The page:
which was the true one--to save. which he had always desired.Before proceeding further. He continued to question himself. it is in this sense only that the words so often employed in this chapter. He spit it out with disgust. in short. to let the good God do as he liked. one speaks to one's self. to do nothing. let us insist upon one necessary observation. to lend himself to it through his silence. that alone. talks to one's self. there is no living being who has not done it. and the most odious of thieves! He was robbing another of his . The realities of the soul are none the less realities because they are not visible and palpable. he exclaimed. he said." He confessed to himself that all that he had just arranged in his mind was monstrous. sneaking." was simply horrible. and when it returns from conscience to thought. but what object? To conceal his name? To deceive the police? Was it for so petty a thing that he had done all that he had done? Had he not another and a grand object. hideous crime! For the first time in eight years. and in order to make ourselves fully understood. cowardly. abject. there is a great tumult. exclaims to one's self without breaking the external silence. He asked himself severely what he had meant by this. must be understood. which the Bishop had enjoined upon him--to shut the door on his past? But he was not shutting it! great God! he was re-opening it by committing an infamous action! He was becoming a thief once more. to become honest and good once more. So he asked himself where he stood. not to hinder it. everything about us talks except the mouth. not his person. It may even be said that the word is never a more magnificent mystery than when it goes from thought to conscience within a man. "My object is attained!" He declared to himself that his life really had an object. He interrogated himself upon that "settled resolve. It is certain that people do talk to themselves. but his soul. to allow this error of fate and of men to be carried out. to be a just man? Was it not that above all. was to do everything! that this was hypocritical baseness in the last degree! that it was a base. that "to let things take their course. the wretched man had just tasted the bitter savor of an evil thought and of an evil action.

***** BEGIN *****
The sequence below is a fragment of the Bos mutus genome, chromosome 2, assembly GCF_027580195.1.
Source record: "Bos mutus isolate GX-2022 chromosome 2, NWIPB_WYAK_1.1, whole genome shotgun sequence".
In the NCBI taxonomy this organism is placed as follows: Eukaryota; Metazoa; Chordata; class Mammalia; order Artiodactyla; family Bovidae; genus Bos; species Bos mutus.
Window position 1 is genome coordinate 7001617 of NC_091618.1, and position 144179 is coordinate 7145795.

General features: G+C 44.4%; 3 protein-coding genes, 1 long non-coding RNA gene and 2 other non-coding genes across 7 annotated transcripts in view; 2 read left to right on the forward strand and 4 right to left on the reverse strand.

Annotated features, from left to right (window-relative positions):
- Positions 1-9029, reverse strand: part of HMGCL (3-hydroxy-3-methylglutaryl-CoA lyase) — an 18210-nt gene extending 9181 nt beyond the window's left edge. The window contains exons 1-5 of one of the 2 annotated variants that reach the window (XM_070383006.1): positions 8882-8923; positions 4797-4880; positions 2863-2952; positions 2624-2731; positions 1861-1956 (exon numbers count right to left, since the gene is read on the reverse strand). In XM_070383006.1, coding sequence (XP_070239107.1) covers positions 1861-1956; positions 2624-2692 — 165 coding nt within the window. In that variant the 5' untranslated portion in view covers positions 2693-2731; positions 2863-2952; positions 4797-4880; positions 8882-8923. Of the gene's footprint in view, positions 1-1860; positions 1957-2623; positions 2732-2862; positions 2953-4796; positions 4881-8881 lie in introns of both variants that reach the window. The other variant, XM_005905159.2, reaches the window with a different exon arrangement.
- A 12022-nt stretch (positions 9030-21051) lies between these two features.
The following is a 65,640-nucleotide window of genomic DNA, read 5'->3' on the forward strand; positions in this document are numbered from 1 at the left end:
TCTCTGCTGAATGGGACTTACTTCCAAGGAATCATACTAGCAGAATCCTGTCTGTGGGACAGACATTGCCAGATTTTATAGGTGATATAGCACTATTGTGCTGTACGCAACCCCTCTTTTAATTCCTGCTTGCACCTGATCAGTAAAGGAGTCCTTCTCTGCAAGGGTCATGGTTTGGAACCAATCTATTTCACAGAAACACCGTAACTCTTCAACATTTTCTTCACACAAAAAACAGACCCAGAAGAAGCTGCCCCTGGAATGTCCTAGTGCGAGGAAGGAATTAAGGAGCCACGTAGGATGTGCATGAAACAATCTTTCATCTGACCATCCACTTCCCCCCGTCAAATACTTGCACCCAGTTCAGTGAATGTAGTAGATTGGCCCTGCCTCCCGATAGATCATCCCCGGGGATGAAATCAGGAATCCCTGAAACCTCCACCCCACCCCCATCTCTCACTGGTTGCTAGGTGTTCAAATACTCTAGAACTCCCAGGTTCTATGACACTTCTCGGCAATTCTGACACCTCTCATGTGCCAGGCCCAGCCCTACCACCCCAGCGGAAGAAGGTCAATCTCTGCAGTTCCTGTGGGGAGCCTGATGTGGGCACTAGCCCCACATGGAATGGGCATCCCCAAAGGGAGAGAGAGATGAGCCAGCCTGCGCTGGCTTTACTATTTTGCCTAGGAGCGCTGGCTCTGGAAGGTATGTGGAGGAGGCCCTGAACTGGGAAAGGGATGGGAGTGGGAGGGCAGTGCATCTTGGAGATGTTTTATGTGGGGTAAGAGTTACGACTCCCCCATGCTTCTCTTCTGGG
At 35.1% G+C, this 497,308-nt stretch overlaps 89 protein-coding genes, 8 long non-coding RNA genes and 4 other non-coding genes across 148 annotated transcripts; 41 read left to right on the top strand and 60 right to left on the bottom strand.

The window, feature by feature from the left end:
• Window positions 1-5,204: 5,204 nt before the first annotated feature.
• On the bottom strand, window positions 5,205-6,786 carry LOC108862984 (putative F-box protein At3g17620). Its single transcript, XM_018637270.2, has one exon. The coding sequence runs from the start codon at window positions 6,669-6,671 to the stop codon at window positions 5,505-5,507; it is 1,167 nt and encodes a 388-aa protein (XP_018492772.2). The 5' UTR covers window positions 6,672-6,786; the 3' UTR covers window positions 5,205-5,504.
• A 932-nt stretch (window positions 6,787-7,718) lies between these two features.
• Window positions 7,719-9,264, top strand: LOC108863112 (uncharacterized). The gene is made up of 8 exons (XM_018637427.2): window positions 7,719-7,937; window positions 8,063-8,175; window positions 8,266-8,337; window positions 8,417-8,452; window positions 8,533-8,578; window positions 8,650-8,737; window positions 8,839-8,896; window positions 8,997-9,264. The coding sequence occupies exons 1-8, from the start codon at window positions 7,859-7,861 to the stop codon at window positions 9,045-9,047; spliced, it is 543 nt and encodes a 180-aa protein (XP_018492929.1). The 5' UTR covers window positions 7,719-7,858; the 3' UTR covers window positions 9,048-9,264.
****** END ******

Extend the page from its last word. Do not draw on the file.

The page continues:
existence. and on the envelope it might have been read. out of duty. but that the Bishop saw his face. Any one who had seen him during the execution of these various acts. He flung in the fire a bundle of bills which he had against petty and embarrassed tradesmen. as though there . that death beneath the open sky. his whole life was useless. morally murdering. There was no longer any need of saying. his peace. which is called the galleys. to surrender himself to save that man. Banker. verified them. in truth. with all his virtues. to resume his own name. To Monsieur Laffitte. Alas! that was the greatest of sacrifices. into which there entered such grave thought. but that the Bishop beheld his conscience." He uttered these words aloud. Rue d'Artois. his life. would have had no suspicion of what was going on within him. that henceforth Mayor Madeleine. the most poignant of victories. He drew from his secretary a pocket-book which contained several bank-notes and the passport of which he had made use that same year when he went to the elections." said he. without perceiving that he was speaking aloud. deliver the false Jean Valjean. He was inflicting on him that frightful living death. "What is the use?" He felt that the Bishop was there. "Well. that men beheld his mask. "let us decide upon this. Sad fate! he would enter into sanctity only in the eyes of God when he returned to infamy in the eyes of men. that men saw his life. struck down with so melancholy an error. So he must go to Arras. He took his books. and to close forever that hell whence he had just emerged. that the Bishop was gazing fixedly at him. that was. that the Bishop was present all the more because he was dead. let us do our duty. let us save this man. Only occasionally did his lips move. He wrote and sealed a letter. and put them in order. Paris. the last step to take. This must be done! He had done nothing if he did not do all this. to fall back there in appearance was to escape from it in reality. but it must be done. and denounce the real one. would be abominable to him. On the other hand. at other times he raised his head and fixed his gaze upon some point of the wall. He was murdering. to become once more. his place in the sunshine. and that the convict Jean Valjean would be pure and admirable in his sight. all his penitence was wasted. a wretched man. had there been any one in his chamber at the moment. to achieve his resurrection. He was becoming an assassin. the convict Jean Valjean.